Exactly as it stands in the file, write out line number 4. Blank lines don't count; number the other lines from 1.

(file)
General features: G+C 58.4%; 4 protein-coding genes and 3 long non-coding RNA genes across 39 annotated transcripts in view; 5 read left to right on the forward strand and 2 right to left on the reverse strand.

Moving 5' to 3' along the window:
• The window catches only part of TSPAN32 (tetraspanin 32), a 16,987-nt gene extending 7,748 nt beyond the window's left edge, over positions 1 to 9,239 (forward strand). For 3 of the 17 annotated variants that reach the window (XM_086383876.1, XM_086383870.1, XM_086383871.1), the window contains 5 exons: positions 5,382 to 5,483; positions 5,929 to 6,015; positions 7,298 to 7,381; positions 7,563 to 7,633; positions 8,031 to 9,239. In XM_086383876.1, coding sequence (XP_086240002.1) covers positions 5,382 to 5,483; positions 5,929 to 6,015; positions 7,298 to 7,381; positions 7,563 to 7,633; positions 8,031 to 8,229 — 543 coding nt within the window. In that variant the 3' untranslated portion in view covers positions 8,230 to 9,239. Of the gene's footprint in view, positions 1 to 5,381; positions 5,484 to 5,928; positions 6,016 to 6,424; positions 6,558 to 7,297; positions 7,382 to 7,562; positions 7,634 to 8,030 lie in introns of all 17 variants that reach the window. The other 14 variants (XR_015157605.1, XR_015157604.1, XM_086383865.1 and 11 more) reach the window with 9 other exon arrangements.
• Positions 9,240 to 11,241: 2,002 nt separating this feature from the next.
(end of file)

• Positions 9,240 to 11,241: 2,002 nt separating this feature from the next.